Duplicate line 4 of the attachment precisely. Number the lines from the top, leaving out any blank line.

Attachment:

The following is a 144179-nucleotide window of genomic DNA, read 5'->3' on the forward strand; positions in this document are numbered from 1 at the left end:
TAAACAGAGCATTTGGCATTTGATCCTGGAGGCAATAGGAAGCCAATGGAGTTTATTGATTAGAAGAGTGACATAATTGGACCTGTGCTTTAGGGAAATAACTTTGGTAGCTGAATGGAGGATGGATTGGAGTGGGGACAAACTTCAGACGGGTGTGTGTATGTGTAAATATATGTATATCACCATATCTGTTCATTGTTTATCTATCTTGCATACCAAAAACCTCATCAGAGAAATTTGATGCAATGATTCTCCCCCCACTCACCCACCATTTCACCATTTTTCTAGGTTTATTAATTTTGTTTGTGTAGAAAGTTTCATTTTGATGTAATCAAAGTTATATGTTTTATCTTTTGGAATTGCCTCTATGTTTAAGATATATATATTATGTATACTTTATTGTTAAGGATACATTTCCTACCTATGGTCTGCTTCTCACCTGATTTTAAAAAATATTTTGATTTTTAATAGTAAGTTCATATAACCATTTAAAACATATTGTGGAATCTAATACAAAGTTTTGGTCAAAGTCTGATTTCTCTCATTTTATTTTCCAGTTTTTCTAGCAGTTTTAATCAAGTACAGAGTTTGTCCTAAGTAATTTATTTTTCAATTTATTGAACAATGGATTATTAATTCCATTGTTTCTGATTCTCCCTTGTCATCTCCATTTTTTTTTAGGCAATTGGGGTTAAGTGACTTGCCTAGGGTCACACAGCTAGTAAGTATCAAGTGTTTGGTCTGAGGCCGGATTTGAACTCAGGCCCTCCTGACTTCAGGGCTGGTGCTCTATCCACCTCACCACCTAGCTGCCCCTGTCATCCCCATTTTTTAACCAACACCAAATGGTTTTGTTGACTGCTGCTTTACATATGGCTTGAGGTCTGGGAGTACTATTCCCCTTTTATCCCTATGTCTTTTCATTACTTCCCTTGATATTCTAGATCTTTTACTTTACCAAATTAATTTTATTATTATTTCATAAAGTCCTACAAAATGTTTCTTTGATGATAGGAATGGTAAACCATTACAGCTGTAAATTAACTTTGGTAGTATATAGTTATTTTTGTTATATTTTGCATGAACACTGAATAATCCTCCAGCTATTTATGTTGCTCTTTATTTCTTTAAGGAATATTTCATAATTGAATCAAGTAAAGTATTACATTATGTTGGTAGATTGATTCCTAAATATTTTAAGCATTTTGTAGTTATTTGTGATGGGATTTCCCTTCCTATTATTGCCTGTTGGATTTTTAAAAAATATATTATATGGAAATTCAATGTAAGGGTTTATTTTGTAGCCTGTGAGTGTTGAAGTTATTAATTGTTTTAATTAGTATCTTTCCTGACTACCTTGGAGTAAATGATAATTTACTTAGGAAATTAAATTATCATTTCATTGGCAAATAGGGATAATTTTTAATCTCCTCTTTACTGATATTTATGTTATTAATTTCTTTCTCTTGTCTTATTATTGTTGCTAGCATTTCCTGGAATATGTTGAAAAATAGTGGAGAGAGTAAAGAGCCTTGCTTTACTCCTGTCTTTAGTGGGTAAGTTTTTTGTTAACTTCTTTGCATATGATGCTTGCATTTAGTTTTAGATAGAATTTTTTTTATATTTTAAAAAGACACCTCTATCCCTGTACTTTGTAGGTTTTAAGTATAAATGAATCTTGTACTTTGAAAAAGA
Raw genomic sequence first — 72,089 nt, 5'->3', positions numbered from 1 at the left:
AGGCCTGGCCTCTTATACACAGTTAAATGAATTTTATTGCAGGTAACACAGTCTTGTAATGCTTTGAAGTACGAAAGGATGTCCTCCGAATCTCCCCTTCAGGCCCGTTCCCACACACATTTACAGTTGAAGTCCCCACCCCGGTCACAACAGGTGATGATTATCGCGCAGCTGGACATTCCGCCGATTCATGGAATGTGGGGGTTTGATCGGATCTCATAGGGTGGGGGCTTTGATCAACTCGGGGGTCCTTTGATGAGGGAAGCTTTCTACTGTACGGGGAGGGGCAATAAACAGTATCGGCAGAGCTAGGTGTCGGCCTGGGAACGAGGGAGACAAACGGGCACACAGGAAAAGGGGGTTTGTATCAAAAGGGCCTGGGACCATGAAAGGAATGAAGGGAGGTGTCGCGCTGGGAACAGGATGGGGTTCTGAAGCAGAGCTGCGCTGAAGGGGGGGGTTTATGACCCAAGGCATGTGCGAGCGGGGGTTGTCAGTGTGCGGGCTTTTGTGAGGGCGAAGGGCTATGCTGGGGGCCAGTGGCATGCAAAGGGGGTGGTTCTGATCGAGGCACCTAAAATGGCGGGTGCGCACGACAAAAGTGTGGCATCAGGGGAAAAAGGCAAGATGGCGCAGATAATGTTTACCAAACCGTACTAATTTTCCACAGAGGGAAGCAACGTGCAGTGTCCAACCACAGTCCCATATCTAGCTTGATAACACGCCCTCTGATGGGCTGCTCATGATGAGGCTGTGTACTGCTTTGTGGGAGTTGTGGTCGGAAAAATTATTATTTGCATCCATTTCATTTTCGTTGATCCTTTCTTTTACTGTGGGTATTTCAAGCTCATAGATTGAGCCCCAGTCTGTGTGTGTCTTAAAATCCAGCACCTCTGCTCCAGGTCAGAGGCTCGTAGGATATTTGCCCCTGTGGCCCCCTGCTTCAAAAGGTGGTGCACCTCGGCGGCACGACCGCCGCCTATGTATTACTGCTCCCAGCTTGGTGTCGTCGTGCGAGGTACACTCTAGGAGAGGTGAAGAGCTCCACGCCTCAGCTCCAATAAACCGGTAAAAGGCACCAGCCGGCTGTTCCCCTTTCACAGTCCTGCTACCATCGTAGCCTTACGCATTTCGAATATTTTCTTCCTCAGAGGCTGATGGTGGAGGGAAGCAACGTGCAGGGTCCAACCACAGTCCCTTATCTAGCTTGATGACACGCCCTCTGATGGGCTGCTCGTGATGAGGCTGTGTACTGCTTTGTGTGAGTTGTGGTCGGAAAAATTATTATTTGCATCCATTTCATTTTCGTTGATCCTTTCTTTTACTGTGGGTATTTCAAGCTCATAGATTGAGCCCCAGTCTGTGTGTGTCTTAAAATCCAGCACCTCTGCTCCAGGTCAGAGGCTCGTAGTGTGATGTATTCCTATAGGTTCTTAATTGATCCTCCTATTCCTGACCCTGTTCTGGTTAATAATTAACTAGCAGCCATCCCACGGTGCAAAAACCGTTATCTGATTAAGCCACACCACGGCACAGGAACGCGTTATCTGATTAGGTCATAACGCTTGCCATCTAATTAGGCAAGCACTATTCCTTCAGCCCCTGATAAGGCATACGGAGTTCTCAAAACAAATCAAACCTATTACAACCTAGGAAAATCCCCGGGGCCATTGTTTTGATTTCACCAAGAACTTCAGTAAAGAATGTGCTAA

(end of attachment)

AGGCCTGGCCTCTTATACACAGTTAAATGAATTTTATTGCAGGTAACACAGTCTTGTAATGCTTTGAAGTACGAAAGGATGTCCTCCGAATCTCCCCTTCAGGCCCGTTCCCACACACATTTACAGTTGAAGTCCCCACCCCGGTCACAACAGGTGATGATTATCGCGCAGCTGGACATTCCGCCGATTCATGGAATGTGGGGGTTTGATCGGATCTCATAGGGTGGGGGCTTTGATCAACTCGGGGGTCCTTTGATGAGGGAAGCTTTCTACTGTACGGGGAGGGGCAATAAACAGTATCGGCAGAGCTAGGTGTCGGCCTGGGAACGAGGGAGACAAACGGGCACACAGGAAAAGGGGGTTTGTATCAAAAGGGCCTGGGACCATGAAAGGAATGAAGGGAGGTGTCGCGCTGGGAACAGGATGGGGTTCTGAAGCAGAGCTGCGCTGAAGGGGGGGGTTTATGACCCAAGGCATGTGCGAGCGGGGGTTGTCAGTGTGCGGGCTTTTGTGAGGGCGAAGGGCTATGCTGGGGGCCAGTGGCATGCAAAGGGGGTGGTTCTGATCGAGGCACCTAAAATGGCGGGTGCGCACGACAAAAGTGTGGCATCAGGGGAAAAAGGCAAGATGGCGCAGATAATGTTTACCAAACCGTACTAATTTTCCACAGAGGGAAGCAACGTGCAGTGTCCAACCACAGTCCCATATCTAGCTTGATAACACGCCCTCTGATGGGCTGCTCATGATGAGGCTGTGTACTGCTTTGTGGGAGTTGTGGTCGGAAAAATTATTATTTGCATCCATTTCATTTTCGTTGATCCTTTCTTTTACTGTGGGTATTTCAAGCTCATAGATTGAGCCCCAGTCTGTGTGTGTCTTAAAATCCAGCACCTCTGCTCCAGGTCAGAGGCTCGTAGGATATTTGCCCCTGTGGCCCCCTGCTTCAAAAGGTGGTGCACCTCGGCGGCACGACCGCCGCCTATGTATTACTGCTCCCAGCTTGGTGTCGTCGTGCGAGGTACACTCTAGGAGAGGTGAAGAGCTCCACGCCTCAGCTCCAATAAACCGGTAAAAGGCACCAGCCGGCTGTTCCCCTTTCACAGTCCTGCTACCATCGTAGCCTTACGCATTTCGAATATTTTCTTCCTCAGAGGCTGATGGTGGAGGGAAGCAACGTGCAGGGTCCAACCACAGTCCCTTATCTAGCTTGATGACACGCCCTCTGATGGGCTGCTCGTGATGAGGCTGTGTACTGCTTTGTGTGAGTTGTGGTCGGAAAAATTATTATTTGCATCCATTTCATTTTCGTTGATCCTTTCTTTTACTGTGGGTATTTCAAGCTCATAGATTGAGCCCCAGTCTGTGTGTGTCTTAAAATCCAGCACCTCTGCTCCAGGTCAGAGGCTCGTAGTGTGATGTATTCCTATAGGTTCTTAATTGATCCTCCTATTCCTGACCCTGTTCTGGTTAATAATTAACTAGCAGCCATCCCACGGTGCAAAAACCGTTATCTGATTAAGCCACACCACGGCACAGGAACGCGTTATCTGATTAGGTCATAACGCTTGCCATCTAATTAGGCAAGCACTATTCCTTCAGCCCCTGATAAGGCATACGGAGTTCTCAAAACAAATCAAACCTATTACAACCTAGGAAAATCCCCGGGGCCATTGTTTTGATTTCACCAAGAACTTCAGTAAAGAATGTGCTAA